Right, and I think the game makes that very clear, to. It does try to remind you that you are this badass.: Yeah, you don’t want to hide it with him. Exactly.
In terms of the game’s scope, taking into account that you’re going to be playing this fast, very momentum-based game. Is it going to be for the most part linear, point A to point B?: Yeah, it’s a mostly linear game.
Are there any areas, other than some of the sandboxes that were in the demo, where you can pick and choose how you go about a route? And you can kind of explore a little bit?: Yeah, there’s a little exploration in our levels. There are some open areas where you’ve got many routes to get rid of enemies. There are also some collectibles hidden throughout areas, so we can explore for them, to look around.
We’re trying to set the right pace for the player that’s not only is able to fight all the time because it can be tiring for the player. So we try to mix it up with the cyberspace levels, which are totally different settings. And for most of the game, there’s no fighting in cyberspace. It’s like a more peaceful, more quiet setting where some weird psychological things happen. Those are places where the player can kind of calm down before the next arenas for you to fight.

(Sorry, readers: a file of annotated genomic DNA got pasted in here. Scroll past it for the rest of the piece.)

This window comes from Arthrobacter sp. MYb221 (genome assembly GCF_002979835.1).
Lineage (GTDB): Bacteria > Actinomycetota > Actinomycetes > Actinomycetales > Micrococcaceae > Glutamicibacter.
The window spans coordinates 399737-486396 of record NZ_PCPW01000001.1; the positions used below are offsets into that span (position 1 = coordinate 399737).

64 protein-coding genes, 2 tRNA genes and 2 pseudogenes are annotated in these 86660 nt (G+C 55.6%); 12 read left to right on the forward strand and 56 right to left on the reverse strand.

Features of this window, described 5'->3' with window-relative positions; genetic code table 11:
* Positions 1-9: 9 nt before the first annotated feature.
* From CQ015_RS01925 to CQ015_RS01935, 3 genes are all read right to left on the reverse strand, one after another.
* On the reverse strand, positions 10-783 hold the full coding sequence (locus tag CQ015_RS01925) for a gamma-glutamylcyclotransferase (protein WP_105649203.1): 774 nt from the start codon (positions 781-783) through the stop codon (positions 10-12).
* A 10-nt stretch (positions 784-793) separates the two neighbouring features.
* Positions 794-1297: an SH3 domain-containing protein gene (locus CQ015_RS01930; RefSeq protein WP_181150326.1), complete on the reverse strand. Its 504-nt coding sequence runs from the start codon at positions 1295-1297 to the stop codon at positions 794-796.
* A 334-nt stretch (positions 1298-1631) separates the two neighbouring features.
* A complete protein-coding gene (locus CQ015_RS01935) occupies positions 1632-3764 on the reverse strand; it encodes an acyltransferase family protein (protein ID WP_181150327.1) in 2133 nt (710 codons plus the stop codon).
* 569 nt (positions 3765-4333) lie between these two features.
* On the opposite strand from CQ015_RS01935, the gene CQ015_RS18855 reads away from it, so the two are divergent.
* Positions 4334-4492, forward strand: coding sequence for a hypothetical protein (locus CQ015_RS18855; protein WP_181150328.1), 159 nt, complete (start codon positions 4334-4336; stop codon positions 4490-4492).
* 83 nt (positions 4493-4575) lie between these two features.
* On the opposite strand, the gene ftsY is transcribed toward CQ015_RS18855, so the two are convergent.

Hard not to get excited for what’s to come with Ghostrunner, and for any player that’s into a challenging but rewarding game all about mastering movement mechanics, this game should be on their radar.
Ghostrunner is set to release later this year in 2020 on PC, PlayStation 4, and Xbox One